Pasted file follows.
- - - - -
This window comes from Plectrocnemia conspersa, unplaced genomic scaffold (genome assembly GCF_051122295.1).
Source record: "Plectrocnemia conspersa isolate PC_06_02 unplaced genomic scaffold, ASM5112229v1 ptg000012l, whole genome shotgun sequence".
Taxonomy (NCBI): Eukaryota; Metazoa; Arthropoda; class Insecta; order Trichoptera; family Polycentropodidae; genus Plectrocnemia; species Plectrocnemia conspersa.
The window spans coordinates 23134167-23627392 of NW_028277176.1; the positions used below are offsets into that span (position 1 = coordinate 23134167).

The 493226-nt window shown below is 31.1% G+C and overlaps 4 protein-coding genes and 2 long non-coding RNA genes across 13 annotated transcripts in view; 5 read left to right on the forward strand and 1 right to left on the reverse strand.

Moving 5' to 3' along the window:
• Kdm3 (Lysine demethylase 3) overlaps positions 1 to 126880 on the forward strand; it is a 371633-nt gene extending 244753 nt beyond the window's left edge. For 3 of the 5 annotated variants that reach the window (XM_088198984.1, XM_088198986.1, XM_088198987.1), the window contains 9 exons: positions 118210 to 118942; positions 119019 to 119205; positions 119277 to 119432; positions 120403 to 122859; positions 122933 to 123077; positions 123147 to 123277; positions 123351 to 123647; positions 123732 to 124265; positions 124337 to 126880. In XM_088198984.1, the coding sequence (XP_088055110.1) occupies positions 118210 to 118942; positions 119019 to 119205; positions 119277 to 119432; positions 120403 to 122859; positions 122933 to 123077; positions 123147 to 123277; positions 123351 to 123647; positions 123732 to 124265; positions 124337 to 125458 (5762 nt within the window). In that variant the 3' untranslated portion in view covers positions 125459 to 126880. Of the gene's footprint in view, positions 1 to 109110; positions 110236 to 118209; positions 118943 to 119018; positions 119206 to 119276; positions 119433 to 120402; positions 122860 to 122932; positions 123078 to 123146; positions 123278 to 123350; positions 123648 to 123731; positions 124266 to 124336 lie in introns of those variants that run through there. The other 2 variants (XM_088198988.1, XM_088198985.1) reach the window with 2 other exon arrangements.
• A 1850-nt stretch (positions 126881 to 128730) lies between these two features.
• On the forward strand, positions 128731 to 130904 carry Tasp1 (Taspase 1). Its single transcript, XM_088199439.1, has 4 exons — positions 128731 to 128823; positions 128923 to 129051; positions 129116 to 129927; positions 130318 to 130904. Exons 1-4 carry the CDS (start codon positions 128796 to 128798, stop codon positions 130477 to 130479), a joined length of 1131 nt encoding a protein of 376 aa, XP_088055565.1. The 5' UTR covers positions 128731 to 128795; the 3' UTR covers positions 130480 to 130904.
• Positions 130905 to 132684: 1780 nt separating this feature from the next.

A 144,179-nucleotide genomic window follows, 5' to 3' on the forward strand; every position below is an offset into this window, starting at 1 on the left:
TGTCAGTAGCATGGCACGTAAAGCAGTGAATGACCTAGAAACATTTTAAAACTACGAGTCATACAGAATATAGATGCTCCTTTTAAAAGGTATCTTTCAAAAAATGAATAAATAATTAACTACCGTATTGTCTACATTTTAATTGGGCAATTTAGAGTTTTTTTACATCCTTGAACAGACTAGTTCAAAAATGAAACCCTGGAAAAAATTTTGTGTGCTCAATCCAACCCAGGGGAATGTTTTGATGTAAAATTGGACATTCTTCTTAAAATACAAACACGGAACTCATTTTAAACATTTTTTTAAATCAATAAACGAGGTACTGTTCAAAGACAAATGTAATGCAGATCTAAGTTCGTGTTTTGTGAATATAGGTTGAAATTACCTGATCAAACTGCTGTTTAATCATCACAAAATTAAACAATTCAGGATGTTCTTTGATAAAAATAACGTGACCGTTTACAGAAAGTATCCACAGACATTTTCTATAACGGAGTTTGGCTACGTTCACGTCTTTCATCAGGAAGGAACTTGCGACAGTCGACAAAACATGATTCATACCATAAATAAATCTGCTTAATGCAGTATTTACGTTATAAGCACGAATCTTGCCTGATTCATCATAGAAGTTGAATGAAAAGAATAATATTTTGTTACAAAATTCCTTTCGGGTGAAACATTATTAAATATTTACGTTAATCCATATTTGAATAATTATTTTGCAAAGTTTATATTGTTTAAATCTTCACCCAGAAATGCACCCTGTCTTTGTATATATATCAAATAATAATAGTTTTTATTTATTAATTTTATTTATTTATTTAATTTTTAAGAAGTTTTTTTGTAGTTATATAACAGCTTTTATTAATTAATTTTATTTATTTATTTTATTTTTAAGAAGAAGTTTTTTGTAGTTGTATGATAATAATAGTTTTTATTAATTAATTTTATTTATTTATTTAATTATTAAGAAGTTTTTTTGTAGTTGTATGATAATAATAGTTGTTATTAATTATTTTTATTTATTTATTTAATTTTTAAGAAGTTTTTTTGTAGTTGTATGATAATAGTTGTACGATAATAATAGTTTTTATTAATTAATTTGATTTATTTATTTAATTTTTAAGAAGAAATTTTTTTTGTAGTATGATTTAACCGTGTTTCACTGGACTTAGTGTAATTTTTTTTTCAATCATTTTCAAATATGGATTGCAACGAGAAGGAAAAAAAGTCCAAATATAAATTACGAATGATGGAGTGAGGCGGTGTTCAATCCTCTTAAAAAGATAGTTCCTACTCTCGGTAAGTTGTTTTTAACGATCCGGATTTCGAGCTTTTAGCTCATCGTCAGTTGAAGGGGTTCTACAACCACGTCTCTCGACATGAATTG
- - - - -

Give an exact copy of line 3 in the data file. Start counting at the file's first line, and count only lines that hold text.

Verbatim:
Taxonomy (NCBI): Eukaryota; Metazoa; Arthropoda; class Insecta; order Trichoptera; family Polycentropodidae; genus Plectrocnemia; species Plectrocnemia conspersa.